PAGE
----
Graves' disease

Graves' disease shares many immunological features with autoimmune thyroiditis, and indeed autoimmune hypothyroidism often supervenes years after successful treatment with antithyroid drugs.

Graves' disease is characterized by the production of TSH-R stimulating antibodies. They cause sustained hyperthyroidism and the characteristic firm, diffuse goitre found in most patients. Graves' disease is the common cause of hyperthyroidism, accounting for 60-80% of cases.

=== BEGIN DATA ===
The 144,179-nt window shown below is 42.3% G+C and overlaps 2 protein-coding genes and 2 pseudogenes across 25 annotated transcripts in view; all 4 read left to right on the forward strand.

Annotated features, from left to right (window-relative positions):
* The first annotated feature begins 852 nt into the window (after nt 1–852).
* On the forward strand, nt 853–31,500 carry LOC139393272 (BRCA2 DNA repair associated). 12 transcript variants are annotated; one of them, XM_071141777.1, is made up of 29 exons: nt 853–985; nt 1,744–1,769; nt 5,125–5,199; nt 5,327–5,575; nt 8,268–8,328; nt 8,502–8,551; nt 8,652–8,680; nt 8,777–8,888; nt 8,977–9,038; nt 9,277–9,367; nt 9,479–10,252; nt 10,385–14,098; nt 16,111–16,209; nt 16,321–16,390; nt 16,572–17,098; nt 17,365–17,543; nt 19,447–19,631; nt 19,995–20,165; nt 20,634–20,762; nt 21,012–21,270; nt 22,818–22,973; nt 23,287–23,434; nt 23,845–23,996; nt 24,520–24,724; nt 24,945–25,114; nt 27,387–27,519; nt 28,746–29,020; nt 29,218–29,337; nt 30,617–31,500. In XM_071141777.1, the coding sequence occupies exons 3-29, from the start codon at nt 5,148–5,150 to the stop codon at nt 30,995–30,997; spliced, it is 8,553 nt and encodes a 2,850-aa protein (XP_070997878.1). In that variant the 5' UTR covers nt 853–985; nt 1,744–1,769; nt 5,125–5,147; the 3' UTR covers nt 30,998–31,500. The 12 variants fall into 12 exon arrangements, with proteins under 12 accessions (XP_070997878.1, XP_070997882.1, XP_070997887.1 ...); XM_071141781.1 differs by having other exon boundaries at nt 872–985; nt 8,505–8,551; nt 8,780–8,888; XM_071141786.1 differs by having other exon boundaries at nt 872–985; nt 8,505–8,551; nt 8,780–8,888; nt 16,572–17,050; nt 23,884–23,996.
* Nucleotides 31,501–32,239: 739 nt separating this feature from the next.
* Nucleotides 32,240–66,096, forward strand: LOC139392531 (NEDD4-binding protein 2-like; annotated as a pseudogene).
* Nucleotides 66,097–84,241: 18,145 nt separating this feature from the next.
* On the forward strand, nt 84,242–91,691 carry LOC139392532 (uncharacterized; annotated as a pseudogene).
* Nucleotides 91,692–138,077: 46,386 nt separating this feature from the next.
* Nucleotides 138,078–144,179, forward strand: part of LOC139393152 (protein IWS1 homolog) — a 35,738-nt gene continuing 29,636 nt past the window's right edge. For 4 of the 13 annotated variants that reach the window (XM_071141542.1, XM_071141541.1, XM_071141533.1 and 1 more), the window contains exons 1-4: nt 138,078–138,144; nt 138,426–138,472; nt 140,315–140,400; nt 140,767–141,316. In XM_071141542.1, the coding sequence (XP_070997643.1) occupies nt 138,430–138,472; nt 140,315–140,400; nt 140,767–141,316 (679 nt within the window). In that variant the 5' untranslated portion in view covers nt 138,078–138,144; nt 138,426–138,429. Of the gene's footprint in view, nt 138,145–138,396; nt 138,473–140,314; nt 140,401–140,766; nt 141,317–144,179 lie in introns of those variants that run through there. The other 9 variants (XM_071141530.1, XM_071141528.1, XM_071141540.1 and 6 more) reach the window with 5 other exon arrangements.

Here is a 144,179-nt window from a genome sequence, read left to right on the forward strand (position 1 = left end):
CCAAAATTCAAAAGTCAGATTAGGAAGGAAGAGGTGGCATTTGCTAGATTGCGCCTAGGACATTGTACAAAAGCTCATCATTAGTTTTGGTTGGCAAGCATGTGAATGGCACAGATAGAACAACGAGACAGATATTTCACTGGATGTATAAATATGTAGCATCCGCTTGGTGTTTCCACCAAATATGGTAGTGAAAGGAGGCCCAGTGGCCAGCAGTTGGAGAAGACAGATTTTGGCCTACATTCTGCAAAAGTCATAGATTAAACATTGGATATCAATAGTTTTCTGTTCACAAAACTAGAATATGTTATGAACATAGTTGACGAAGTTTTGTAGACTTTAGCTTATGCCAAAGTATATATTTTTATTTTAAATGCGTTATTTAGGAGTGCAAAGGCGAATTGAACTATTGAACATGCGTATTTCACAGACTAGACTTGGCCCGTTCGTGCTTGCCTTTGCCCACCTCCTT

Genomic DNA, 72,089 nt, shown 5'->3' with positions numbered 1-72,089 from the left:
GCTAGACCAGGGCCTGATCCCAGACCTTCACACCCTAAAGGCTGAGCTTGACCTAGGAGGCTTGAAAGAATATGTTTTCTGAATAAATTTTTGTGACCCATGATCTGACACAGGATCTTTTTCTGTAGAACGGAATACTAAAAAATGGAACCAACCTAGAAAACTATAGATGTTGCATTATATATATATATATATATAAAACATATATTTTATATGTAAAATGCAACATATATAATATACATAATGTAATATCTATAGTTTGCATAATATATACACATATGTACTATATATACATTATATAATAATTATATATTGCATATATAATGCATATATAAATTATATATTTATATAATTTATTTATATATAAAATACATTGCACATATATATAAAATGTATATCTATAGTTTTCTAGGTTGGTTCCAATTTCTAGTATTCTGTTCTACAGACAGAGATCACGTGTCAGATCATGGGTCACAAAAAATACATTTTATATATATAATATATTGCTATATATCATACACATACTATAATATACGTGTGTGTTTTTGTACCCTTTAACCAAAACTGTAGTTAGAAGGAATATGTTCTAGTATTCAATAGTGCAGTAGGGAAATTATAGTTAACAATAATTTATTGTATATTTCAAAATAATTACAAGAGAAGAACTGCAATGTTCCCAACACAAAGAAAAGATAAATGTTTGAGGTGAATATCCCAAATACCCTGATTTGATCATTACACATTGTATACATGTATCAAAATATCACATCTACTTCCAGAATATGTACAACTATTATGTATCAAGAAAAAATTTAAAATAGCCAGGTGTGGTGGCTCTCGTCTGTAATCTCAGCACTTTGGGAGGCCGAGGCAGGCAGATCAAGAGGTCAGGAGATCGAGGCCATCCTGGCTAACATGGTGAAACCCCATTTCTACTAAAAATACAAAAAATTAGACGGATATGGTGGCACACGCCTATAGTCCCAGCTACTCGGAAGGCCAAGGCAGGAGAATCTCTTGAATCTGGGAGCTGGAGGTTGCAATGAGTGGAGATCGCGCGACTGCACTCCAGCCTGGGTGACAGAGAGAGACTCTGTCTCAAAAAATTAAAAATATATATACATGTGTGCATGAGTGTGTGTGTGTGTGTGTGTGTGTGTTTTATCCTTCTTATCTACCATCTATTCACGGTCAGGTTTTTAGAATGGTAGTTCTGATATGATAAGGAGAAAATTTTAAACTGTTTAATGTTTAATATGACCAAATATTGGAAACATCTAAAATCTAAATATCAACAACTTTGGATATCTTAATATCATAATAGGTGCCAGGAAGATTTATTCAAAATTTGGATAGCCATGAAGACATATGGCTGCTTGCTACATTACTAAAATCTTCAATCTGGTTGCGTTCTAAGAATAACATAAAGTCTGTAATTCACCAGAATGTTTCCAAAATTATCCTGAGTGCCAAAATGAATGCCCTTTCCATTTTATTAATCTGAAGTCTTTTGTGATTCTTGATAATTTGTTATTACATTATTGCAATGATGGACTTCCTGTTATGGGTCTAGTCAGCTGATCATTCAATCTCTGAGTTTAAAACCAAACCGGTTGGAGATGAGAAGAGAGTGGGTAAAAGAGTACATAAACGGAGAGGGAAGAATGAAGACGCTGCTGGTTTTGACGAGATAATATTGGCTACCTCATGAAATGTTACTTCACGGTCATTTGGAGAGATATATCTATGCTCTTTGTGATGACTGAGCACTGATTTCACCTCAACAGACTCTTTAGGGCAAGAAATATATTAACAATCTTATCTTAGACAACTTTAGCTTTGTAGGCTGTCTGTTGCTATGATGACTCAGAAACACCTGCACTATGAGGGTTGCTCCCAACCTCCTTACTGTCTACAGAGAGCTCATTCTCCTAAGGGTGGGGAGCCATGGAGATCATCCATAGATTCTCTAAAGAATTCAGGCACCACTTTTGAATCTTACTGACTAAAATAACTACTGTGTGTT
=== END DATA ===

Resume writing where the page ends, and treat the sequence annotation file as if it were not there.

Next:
In Europe, the prevalence is around 1% in women aged 35-60 years, about 5-10 times lower than that in men. Over 90% of patients with Graves' disease have thyroid-associated ophthalmopathy. Clinically obvious disease is apparent in around 50% of patients, causing lid lag and retraction and nerve compression, with diminishing frequencies; severe congestive ophthalmopathy affects fewer than 5% of patients.